Benign Paroxysmal Positional Vertigo (BPPV)

BPPV is the most common form of positional vertigo and it accounts for

nearly half of all people with a peripheral vestibular system dysfunction.

The prevalence of BPPV in the general population is thought to be 2.4%

but the prevalence increases with age. BPPV is more common in women than men in all age groups.


What is the vestibular system?

The vestibular system compromises five sensory organs that provide

your brain with information about head position and movements. The

five organs include three semicircular canals and two otoliths (the

saccule and utricle). This system, there is one on each side, is also

termed the ‘inner ear’ as it is connected to the cochlea which is part of

the hearing mechanism. The vestibular system provides information to

your brain about head rotational movements, linear movements as well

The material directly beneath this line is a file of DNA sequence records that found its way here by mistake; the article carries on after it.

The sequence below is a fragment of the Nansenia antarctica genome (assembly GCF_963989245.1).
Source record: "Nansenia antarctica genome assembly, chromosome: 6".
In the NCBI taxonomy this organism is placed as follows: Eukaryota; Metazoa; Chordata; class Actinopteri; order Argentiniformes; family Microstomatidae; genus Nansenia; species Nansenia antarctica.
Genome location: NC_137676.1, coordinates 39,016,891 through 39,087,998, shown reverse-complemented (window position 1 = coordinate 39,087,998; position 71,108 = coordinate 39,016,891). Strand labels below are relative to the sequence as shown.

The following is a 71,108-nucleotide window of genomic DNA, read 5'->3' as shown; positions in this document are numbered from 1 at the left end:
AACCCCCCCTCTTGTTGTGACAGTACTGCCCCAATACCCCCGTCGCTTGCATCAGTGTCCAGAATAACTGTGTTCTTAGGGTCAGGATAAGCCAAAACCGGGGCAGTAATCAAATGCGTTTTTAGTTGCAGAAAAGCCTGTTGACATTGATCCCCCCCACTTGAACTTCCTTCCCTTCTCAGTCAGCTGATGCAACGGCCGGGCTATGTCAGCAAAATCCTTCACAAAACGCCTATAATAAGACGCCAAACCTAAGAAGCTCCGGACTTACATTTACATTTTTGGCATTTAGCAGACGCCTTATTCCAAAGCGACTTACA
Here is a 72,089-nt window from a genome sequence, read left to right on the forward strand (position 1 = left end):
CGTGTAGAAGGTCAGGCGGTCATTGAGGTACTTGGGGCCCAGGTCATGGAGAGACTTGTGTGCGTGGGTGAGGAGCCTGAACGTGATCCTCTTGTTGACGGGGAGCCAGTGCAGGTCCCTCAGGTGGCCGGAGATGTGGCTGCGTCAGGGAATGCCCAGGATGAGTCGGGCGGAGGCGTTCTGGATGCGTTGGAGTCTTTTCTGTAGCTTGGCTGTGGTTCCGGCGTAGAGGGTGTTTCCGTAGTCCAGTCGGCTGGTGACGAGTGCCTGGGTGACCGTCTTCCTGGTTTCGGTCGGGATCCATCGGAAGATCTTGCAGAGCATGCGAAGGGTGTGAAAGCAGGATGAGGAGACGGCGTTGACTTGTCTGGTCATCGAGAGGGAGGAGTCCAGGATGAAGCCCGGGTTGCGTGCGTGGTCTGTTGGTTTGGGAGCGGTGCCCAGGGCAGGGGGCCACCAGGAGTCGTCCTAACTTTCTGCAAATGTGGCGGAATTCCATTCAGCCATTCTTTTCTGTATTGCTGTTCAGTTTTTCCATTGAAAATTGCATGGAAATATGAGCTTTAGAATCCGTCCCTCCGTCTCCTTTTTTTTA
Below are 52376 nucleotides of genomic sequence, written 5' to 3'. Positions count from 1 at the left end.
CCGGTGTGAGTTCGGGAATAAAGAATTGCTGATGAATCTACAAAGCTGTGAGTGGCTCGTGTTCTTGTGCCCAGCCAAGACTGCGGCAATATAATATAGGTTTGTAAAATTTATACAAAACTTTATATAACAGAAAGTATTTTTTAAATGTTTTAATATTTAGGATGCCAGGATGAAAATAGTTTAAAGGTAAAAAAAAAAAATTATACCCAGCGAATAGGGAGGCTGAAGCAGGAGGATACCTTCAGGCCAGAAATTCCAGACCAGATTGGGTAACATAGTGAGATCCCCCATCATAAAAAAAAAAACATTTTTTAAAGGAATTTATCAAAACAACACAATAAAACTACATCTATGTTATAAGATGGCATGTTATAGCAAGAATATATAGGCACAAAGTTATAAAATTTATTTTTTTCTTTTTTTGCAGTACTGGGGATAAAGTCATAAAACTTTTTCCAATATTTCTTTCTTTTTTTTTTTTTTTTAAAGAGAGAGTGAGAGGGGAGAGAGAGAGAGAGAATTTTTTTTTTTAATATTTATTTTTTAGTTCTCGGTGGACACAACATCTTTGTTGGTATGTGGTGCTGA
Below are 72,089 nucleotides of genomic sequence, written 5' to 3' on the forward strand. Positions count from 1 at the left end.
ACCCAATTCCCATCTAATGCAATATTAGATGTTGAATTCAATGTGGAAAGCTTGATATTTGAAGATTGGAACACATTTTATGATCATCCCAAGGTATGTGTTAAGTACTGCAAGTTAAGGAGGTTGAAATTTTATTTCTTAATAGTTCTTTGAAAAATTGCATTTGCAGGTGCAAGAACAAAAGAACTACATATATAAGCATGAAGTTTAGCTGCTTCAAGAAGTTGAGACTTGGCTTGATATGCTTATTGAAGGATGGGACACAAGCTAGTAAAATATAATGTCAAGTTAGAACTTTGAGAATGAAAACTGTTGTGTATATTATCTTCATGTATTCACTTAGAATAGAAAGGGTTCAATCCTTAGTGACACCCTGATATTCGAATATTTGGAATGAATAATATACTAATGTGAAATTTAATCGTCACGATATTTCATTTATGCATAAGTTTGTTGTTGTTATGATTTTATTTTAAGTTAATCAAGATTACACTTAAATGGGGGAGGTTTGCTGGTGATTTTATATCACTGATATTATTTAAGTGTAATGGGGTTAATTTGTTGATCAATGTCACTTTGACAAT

as static positions of the head relative to gravity.

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What is BPPV?

In the otoliths, there are calcium carbonate crystals or otoconia that

occur naturally. These ‘ear rocks’ are fixed to a membrane within the

saccule and utricle. If they dislodge, they can migrate into one of the

semicircular canals where they don’t belong. If this

happens, then the problem that is caused is termed BPPV.

In BPPV, the dislodged otoconia  can send erroneous information to the brain, creating the sensation of vertigo (spinning), abnormal eye movement (nystagmus), and nausea. 


How is BPPV treated?

Most BPPV involves loose or free floating otoconia in the posterior

semicircular canal of the vestibular system. Sometimes the otoconia can

be in the horizontal semicircular canal. The basis of all of the treatment

techniques is to move or ‘float’ the loose otoconia around the

semicircular canal in order to reposition them in the saccule where they

belong.